Norwegian's US-based cabin crew delivered (18-Feb-2015) letters to the Obama administration, calling for the "swift approval" of Norwegian Air International's application for a foreign air carrier permit. Norwegian Fort Lauderdale base chief Joseph Gabriel said: "Norwegian has made a strong commitment to the US economy and given 300 American Flight Attendants jobs. Norwegian is a future-oriented airline that is not only creating jobs within the airline, but also within the entire tourism industry by bringing several hundred thousand tourists to the US every year. It’s about time that NAI is approved so that Norwegian can continue to offer the American traveller non-stop transatlantic destinations at lower and more competitive fares." [more - original PR]
Norwegian's US-based cabin crew call for 'swift approval' of NAI application
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Norwegian Air: longhaul-led capacity acceleration & rising fuel price may expose margin fragility
Norwegian's long haul operation has become its main growth engine. Although long haul still accounts for fewer ASKs than its short haul network, it will contribute more than half of Norwegian's incremental ASKs in 2017. Since the airline's long haul launch in 2013, Norwegian's widebody flights have enjoyed higher load factors than their short haul counterparts, and the company has broken new ground with its multi base long haul strategy outside its home market.
After Norwegian entered long haul it met a sudden drop in profitability, suffering losses in 2014. Its results have recovered since then, leading to its highest ever net profit and operating profit in absolute terms in 2016. At first sight this might indicate that Norwegian's long haul has healed its growing pains, and is maturing into more sustainable profitability.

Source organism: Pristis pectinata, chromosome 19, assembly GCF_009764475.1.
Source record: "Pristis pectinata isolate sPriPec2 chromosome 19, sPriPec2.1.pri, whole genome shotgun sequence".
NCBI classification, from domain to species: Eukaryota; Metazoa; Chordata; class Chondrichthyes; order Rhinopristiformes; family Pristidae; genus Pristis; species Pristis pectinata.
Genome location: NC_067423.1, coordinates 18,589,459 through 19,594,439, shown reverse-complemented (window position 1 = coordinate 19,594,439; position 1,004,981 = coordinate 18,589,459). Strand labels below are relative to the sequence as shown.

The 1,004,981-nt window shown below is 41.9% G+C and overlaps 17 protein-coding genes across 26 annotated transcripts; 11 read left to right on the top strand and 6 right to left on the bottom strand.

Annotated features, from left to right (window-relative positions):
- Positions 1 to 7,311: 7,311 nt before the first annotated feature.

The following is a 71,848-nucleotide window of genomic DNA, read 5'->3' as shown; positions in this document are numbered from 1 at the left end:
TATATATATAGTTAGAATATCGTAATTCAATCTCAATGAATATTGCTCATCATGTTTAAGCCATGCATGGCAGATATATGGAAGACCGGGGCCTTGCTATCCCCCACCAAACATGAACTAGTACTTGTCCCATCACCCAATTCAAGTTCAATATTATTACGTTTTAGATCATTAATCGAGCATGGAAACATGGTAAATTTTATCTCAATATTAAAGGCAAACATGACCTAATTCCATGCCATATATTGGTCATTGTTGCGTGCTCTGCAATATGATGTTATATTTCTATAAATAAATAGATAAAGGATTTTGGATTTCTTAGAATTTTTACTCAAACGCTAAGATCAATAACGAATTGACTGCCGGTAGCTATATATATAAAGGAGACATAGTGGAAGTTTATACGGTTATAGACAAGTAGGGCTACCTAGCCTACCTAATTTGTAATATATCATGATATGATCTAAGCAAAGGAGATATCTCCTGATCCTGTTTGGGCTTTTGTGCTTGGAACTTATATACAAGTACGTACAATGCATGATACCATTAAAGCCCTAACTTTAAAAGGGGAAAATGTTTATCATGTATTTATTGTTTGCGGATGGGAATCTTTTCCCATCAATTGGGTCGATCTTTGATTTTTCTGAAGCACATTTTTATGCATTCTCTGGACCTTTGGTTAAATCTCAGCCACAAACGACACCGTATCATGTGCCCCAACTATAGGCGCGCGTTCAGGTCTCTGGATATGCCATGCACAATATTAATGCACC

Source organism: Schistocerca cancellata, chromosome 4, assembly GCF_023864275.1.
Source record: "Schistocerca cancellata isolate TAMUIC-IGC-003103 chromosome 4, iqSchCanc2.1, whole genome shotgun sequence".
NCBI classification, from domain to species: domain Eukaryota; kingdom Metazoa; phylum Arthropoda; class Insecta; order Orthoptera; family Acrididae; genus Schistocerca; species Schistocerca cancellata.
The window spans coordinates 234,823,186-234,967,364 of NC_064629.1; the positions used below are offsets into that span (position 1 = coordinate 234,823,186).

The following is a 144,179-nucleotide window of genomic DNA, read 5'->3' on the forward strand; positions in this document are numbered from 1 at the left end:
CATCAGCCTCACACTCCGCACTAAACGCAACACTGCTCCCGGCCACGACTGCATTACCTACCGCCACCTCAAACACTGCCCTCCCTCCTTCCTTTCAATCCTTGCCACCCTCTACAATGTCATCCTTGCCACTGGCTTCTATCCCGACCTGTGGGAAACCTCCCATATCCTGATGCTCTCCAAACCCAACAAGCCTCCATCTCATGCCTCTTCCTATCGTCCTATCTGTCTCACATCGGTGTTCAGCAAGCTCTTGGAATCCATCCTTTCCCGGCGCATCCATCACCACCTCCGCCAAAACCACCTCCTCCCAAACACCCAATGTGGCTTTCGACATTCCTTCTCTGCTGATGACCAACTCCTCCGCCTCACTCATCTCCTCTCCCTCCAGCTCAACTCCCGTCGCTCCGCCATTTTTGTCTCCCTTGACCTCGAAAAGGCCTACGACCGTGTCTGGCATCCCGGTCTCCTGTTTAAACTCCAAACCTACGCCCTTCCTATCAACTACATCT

However, there is evidence that Norwegian's profit recovery may have had more to do with lower fuel prices, helped also by tighter capacity growth in 2015. Moreover, its 2016 operating margin was below its own historic peak. With Norwegian facing rising fuel prices and accelerating its capacity growth in 2017, the robustness of its margin recovery will be tested this year.
Norwegian Air's NAI at last gets final approval of US rights in a boost to long haul growth
On 2-Dec-2016 the US Department of Transportation (DoT) served an order granting Norwegian Air International (NAI) a foreign air carrier permit, as required by the EU-US open skies agreement, to which Norway is a party. Almost three years after NAI's application it seems that the EU's 30-Nov-2016 filing for arbitration finally panicked the DoT into finalising its tentative approval given eight months ago.
Since launching long haul operations in summer 2013 Norwegian has grown its long haul network to 37 routes operated in 2016. In spite of the delay in receiving the US permit for NAI, 34 of these routes are between cities in Europe and the US. The only Asian destination is Bangkok, linked to the three Scandinavian capitals.
The DoT's final decision means Norwegian can now use its Irish-registered subsidiary NAI to fly long haul routes from Europe to destinations both east and west with the same operating airline, and with EU traffic rights in both directions. This should increase its operational flexibility and cost efficiency and allow lower fares on a greater number of routes. Norwegian already has ambitious long haul growth plans. Expect these now to accelerate further, and not only to the US.